Iíve found that this book project has been showing up on more and more search engines lately and is also being directly linked to for the information it contains(1). I therefore find it necessary to warn all persons viewing this document that it is a work in progress, and as such it contains errors of all kinds, be them in experimental procedures that may cause harm, or in faulty reasoning that would get you slapped by nearly any chemistry instructor.Please for now take the information here with a grain of salt.

Most Importantly!

By reading further you agree not to hold the authors of this document responsible for any injuries/fatalities that may occur from attempting to make any of the products or following any of the procedures that are outlined within.Chemistry inherently possesses a degree of danger and you must understand this, wear gloves and more if the situation calls for it, your safety is in your own hands, not mine!

Also note that this project is open for contribution by any party on the internet.Simply submit a section to and it will be added into the text pending editing and such within a few weeks.Any person contributing will have their name mentioned in the credits.Thank you for reading this, and enjoy!


Although this document may be directly linked to, it will not work in that manner as I have hotlink protection for PDF documents, however directly linking to the html document is possible, still though I would prefer links be to the main book project page.

9.0 When things go wrong 

A mixture of barium chloride and potassium bromate explodes from the beaker creating a hazardous situation.


†††††† Accidents happen, you live long enough and you realize this, not just about chemistry but in every situation there is a probability for failure that people must live with.You hope for the best and take measures to prevent foreseeable catastrophes, but you cannot prepare for every occurrence, youíd never get anything done because you would always be worrying and planning, you donít want to over-worry about the details but you want to remain far from reckless.


†††††† Since preventing every accident might well drive you batty, cost large sums of money, and require you to work at a snails pace, lucky for most people, a good balance of hazard prevention coupled with some tips on managing a possible disaster will help to get you though most reactions.


9.1 Contingency Plans 

        In any reaction that has an abnormal risk it is always good to have a contingency plan.  How can you determine if a reaction has an abnormal risk?  In my opinion if you have to worry about a reaction then it has an abnormal risk, however you shouldn't have to plan for every possible screw up.  Here is an example, you add a piece of sodium metal to some ethanol with the intent to make sodium ethoxide.  However you find that your ethanol must be contaminated with a large water percentage, too bad you found this out when you added your Na to your ethanol.  It's boiling and bubbling and H2 is coming off it like there's no tomorrow.  If that H2 builds up the the reaction keeps up the Na will ignite it, possibly detonating your reaction vessel and thus spraying flammable liquid everywhere, most likely on fire itself, what are you going to do?  Your normal plan to dump the offending reaction on the ground and spray it with water seems to be bad but it's always been your backup before.  So you toss your reaction solution on the ground and spray it with your hose, the H2O hits the sodium and **Boom** not only does the sodium explode and spray the surrounding area with little chunks, but the ethanol was scattered too and is now burning merrily all over your grass and house and, wait, your arm's on fire.....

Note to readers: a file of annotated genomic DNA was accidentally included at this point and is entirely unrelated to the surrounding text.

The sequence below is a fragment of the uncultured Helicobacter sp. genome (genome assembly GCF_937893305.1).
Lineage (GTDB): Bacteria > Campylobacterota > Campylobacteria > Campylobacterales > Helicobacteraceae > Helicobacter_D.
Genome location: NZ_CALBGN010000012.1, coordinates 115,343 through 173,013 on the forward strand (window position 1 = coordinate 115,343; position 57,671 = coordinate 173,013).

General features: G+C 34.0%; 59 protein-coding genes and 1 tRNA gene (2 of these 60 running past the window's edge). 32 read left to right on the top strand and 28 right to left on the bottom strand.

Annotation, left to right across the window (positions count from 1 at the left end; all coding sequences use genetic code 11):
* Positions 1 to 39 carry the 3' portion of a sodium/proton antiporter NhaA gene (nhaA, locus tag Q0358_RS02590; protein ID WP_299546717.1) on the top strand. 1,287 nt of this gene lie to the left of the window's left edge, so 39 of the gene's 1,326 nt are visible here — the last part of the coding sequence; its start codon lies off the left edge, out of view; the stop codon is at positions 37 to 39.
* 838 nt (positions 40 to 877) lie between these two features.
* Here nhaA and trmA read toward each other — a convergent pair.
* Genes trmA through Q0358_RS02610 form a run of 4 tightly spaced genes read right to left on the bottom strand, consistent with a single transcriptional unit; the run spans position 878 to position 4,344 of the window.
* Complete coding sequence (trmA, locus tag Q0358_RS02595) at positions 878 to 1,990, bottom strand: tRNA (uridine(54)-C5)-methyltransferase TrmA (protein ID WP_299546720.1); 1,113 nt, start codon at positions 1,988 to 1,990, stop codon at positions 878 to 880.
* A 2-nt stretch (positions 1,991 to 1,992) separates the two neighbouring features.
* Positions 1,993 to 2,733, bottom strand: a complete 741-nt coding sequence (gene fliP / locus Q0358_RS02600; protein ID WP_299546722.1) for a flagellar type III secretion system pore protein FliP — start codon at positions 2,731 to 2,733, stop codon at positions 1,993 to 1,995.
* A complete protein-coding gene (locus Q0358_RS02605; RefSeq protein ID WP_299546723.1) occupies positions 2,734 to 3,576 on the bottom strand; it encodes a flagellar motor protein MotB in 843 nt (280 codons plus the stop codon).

Don't tell me you didn't see this coming, Na can be quite nasty when removed from its anhydrous environment that it stays so comfortable in.  You didn't have a back up plan and from here things could get even nastier.  So, the obvious solution is to come up with a backup plan.  So what could you have done in retrospect.... Sand is good for metal fires, that could have been a decent idea, maybe instead of water you could have tossed it in ice, that might have been slightly better but not a lot, how about having some real anhydrous ethanol on hand to dissolve excess sodium in, you know, like they do in professional labs.  Regardless, it's always good to figure out what might go wrong before hand then to figure out why things went wrong after the fact.  MSDS sheets can give a good indication of what to do incase a reagent gets out of control.  In addition just knowing a chemicals properties can help.

9.2 Donít Mix .... or....